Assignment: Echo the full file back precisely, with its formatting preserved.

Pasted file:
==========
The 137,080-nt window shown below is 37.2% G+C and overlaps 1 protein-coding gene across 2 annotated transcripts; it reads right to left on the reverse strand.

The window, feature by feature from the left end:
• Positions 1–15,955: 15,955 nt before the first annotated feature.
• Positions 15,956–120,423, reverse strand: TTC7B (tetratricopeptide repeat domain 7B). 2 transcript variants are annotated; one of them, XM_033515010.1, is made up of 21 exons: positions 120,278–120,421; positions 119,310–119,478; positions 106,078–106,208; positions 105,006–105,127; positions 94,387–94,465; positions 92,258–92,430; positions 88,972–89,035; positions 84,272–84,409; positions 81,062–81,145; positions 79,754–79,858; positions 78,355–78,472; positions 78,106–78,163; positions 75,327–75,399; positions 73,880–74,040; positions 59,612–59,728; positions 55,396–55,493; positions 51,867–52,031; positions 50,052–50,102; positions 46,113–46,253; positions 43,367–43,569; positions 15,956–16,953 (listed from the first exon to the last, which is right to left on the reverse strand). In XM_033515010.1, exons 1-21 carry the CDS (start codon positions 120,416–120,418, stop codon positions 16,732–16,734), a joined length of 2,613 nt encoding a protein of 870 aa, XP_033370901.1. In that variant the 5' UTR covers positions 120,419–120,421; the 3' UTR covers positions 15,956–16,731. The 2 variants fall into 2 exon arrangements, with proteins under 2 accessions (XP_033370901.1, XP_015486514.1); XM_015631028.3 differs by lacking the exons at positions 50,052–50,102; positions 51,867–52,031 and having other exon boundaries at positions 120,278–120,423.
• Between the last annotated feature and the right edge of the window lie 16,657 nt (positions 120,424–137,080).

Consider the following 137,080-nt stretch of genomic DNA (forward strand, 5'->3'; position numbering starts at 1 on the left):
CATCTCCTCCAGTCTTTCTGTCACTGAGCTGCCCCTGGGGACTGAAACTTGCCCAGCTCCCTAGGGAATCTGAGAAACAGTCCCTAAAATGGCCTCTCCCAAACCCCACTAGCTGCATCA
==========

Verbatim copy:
The 137,080-nt window shown below is 37.2% G+C and overlaps 1 protein-coding gene across 2 annotated transcripts; it reads right to left on the reverse strand.

The window, feature by feature from the left end:
• Positions 1–15,955: 15,955 nt before the first annotated feature.
• Positions 15,956–120,423, reverse strand: TTC7B (tetratricopeptide repeat domain 7B). 2 transcript variants are annotated; one of them, XM_033515010.1, is made up of 21 exons: positions 120,278–120,421; positions 119,310–119,478; positions 106,078–106,208; positions 105,006–105,127; positions 94,387–94,465; positions 92,258–92,430; positions 88,972–89,035; positions 84,272–84,409; positions 81,062–81,145; positions 79,754–79,858; positions 78,355–78,472; positions 78,106–78,163; positions 75,327–75,399; positions 73,880–74,040; positions 59,612–59,728; positions 55,396–55,493; positions 51,867–52,031; positions 50,052–50,102; positions 46,113–46,253; positions 43,367–43,569; positions 15,956–16,953 (listed from the first exon to the last, which is right to left on the reverse strand). In XM_033515010.1, exons 1-21 carry the CDS (start codon positions 120,416–120,418, stop codon positions 16,732–16,734), a joined length of 2,613 nt encoding a protein of 870 aa, XP_033370901.1. In that variant the 5' UTR covers positions 120,419–120,421; the 3' UTR covers positions 15,956–16,731. The 2 variants fall into 2 exon arrangements, with proteins under 2 accessions (XP_033370901.1, XP_015486514.1); XM_015631028.3 differs by lacking the exons at positions 50,052–50,102; positions 51,867–52,031 and having other exon boundaries at positions 120,278–120,423.
• Between the last annotated feature and the right edge of the window lie 16,657 nt (positions 120,424–137,080).

Consider the following 137,080-nt stretch of genomic DNA (forward strand, 5'->3'; position numbering starts at 1 on the left):
CATCTCCTCCAGTCTTTCTGTCACTGAGCTGCCCCTGGGGACTGAAACTTGCCCAGCTCCCTAGGGAATCTGAGAAACAGTCCCTAAAATGGCCTCTCCCAAACCCCACTAGCTGCATCA